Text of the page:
One of the earliest challenges I had in woodworking was deciding how to store sandpaper.
Disks for random orbit sanders come in boxes. The disks curl, like all sandpaper, but it’s OK because the platen flattens them back out again.
Sandpaper pre-attached to sanding blocks stays flat, but it seems to be such a wasteful way to purchase sandpaper. When the grit is used up you have a big chunk to put in a landfill. That just doesn’t feel good.
The day I realized 9″ x 11″ sandpaper would fit a gallon zipper-locking bag, I thought my sandpaper-storage problems were over forever.
That illusion lasted about 24 hours. Given South Mississippi’s heat and humidity, it’s a bit surprising it took that long to turn them into a bag of potato chips.
However, I stuck with that system for years. It was transparent, so I could see the size and color at a glance. It took up almost no room, well, except for the real estate on one wall. Also, that wall was close to where I most often sanded, making it easy to change grits or renew with a fresh sheet.
At one point I moved the Ziplocs to the rolling stand my oscillating spindle sander lives on. I already had sanding disks in the drawers, so it just made sense to have all of the sanding resources in one place.
Still, I longed for a better means of storage, one that would achieve that Nirvana-state of perfect sandpaper flatness.
I was making a filing system for shop tools one day, when it hit me: “I can put sandpaper in these hanging folders, push them to the back of the box and they’ll stay perfect. And, with labels on top, it will be easy to see which folder holds the grit I’m looking for.”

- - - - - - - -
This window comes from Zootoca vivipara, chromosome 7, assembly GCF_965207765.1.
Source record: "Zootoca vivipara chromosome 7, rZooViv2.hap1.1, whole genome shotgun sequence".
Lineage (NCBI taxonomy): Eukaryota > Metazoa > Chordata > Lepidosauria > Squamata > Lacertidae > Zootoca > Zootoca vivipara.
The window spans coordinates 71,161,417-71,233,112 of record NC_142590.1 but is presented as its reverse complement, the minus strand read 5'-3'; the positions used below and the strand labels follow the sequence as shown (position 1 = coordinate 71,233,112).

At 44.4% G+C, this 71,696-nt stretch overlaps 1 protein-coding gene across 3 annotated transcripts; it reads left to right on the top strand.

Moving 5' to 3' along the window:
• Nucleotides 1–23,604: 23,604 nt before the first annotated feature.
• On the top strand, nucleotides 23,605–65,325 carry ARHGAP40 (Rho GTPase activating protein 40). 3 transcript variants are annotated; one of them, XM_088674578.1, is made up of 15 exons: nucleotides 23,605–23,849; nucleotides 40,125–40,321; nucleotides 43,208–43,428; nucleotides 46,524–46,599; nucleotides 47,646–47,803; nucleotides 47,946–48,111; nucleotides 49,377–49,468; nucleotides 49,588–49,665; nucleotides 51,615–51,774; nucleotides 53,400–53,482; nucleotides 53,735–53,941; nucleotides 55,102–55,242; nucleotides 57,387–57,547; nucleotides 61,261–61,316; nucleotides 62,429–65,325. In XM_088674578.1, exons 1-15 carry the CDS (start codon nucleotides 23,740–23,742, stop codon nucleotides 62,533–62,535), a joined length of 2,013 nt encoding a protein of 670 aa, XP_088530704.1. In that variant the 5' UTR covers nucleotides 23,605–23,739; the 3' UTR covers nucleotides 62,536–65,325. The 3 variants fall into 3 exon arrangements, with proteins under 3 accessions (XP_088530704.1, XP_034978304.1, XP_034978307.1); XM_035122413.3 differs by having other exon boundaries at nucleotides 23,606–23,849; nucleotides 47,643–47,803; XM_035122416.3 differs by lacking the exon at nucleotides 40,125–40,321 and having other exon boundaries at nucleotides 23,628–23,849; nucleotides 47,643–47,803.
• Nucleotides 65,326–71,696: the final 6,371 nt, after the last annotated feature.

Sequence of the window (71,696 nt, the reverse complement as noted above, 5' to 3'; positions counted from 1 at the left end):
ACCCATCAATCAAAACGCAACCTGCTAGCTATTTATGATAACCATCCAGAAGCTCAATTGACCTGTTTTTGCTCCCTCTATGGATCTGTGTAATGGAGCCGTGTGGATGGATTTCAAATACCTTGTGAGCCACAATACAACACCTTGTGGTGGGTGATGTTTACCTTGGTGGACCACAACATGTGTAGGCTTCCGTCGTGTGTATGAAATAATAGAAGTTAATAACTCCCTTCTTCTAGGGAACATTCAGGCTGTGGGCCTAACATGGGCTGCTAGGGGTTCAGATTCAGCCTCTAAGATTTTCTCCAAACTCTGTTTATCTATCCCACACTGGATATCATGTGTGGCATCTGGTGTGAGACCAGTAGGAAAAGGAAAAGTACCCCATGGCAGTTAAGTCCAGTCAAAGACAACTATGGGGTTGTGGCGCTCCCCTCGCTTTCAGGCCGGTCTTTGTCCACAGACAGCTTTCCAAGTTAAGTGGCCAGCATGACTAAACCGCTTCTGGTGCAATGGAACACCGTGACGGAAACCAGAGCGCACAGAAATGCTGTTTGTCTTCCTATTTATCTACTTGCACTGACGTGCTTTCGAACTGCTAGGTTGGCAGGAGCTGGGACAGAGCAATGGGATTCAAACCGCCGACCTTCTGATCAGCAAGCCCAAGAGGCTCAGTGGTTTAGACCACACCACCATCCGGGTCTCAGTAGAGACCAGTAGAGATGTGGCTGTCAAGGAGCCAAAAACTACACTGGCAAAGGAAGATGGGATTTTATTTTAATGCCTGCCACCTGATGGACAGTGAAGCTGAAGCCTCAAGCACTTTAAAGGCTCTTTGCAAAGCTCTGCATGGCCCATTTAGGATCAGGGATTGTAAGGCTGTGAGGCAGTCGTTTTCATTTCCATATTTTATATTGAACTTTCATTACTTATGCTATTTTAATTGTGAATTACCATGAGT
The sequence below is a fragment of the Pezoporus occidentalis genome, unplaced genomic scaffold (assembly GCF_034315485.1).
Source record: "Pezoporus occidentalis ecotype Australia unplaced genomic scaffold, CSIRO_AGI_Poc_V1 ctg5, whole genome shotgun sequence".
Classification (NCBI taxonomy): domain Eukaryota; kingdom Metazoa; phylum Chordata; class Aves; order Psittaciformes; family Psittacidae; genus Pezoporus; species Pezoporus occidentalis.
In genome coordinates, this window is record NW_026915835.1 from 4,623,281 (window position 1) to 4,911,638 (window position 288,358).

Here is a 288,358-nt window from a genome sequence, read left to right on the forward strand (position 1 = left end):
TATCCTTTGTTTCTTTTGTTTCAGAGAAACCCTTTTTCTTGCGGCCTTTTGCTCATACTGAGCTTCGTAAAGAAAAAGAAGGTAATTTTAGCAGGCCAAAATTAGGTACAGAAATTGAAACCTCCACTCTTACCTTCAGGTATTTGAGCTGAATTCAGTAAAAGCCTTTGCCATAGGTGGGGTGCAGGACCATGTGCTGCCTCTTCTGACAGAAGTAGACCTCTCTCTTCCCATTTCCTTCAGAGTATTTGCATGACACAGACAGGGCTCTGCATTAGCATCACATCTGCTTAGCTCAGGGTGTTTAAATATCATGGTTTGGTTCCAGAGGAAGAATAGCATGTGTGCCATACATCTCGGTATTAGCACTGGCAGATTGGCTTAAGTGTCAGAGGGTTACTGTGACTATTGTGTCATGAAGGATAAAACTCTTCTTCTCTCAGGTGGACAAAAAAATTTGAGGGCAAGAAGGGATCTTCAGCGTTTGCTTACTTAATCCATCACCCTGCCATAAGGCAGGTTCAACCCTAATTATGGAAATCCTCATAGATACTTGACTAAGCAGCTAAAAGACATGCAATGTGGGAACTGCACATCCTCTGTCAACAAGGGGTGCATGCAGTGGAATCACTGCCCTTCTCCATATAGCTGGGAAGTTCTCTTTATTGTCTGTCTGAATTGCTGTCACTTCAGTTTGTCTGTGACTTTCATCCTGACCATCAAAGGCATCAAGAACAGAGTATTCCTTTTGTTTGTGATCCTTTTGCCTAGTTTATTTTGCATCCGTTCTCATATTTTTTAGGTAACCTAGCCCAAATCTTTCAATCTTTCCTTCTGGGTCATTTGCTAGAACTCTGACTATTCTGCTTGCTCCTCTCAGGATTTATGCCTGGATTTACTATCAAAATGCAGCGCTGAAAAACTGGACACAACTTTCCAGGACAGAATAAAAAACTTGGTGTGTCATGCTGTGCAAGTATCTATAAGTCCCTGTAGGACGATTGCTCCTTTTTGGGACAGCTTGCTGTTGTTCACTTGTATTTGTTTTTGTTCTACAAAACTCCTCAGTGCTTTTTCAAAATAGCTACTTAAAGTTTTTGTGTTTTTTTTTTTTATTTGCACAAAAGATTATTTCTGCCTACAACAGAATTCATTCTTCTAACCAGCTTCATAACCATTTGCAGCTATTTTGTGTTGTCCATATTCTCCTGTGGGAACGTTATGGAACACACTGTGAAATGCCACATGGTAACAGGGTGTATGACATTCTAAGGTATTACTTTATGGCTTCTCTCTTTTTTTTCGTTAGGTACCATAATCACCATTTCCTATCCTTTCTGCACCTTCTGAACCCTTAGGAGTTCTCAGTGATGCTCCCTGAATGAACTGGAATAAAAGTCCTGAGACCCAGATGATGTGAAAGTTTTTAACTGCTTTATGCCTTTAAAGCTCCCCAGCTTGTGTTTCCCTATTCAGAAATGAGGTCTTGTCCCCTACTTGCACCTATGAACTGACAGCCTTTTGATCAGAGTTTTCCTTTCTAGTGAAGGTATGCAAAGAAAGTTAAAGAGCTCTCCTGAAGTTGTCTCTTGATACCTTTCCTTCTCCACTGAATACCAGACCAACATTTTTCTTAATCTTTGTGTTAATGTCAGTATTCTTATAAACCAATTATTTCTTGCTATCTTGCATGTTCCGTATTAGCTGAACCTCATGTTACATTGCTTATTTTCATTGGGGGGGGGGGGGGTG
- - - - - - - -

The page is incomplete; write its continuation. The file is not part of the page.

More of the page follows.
That system kept the sandpaper flat longer than the Ziploc system.
About five minutes longer.
That’s when I realized it was going to take some real force to stop the curl.
Months went by, and I thought about alternatives a lot, but wasn’t coming up with any new ideas until I picked up a couple of drawers in someone’s trash one Friday morning. I didn’t know what I was going to do with them, but they were too big and too well-made to let go of. I’ve had been stepping over them for close to a year, but one day, sandpaper in hand, I looked down at the drawers and saw my solution: “A box, 9″ by 11″, with a heavy weight on top.”
Now, if I could just find a discarded drawer or a wooden box with those dimensions I’d be in business! Then, one Saturday morning, I walked past the solution, and it was right in my shop: an old milk crate. Even better, it had a handle for carrying!
The first iteration sent the sandpaper back to Ziploc bags. They were already labeled, so it was just a matter of transferring them out of their folders.
Which, by the way, should have told me something, because, months later it occurred to me to put them back in their “hanging” folders, which then gave me ready access to the grit I needed.
No, it’s not pretty, but the price was right. I found the milk crate in someone’s discarded trash. The 2×12 is left over from the construction of our home. Someday, I might sand and paint it. I might even make a proper wooden box with a handle.
But, probably not. The sandpaper stays flat just fine like it is.
Jim Randolph is a veterinarian in Long Beach, Mississippi. His earlier careers as lawn mower, dairy farmer, automobile mechanic, microwave communications electronics instructor and journeyman carpenter all influence his approach to woodworking. His favorite projects are furniture built for his wife, Brenda, and for their children and grandchildren. His and Brenda’s home, nicknamed Sticks-In-The-Mud, is built on pilings (sticks) near the wetlands (mud) on a bayou off Jourdan River. His shop is in the lower level of their home.Questions and comments on woodworking may be written below in the comments section. Questions about pet care should be directed to his blog on pet care, www.MyPetsDoctor.com. We regret that, because of high volume, not all inquiries can be answered personally.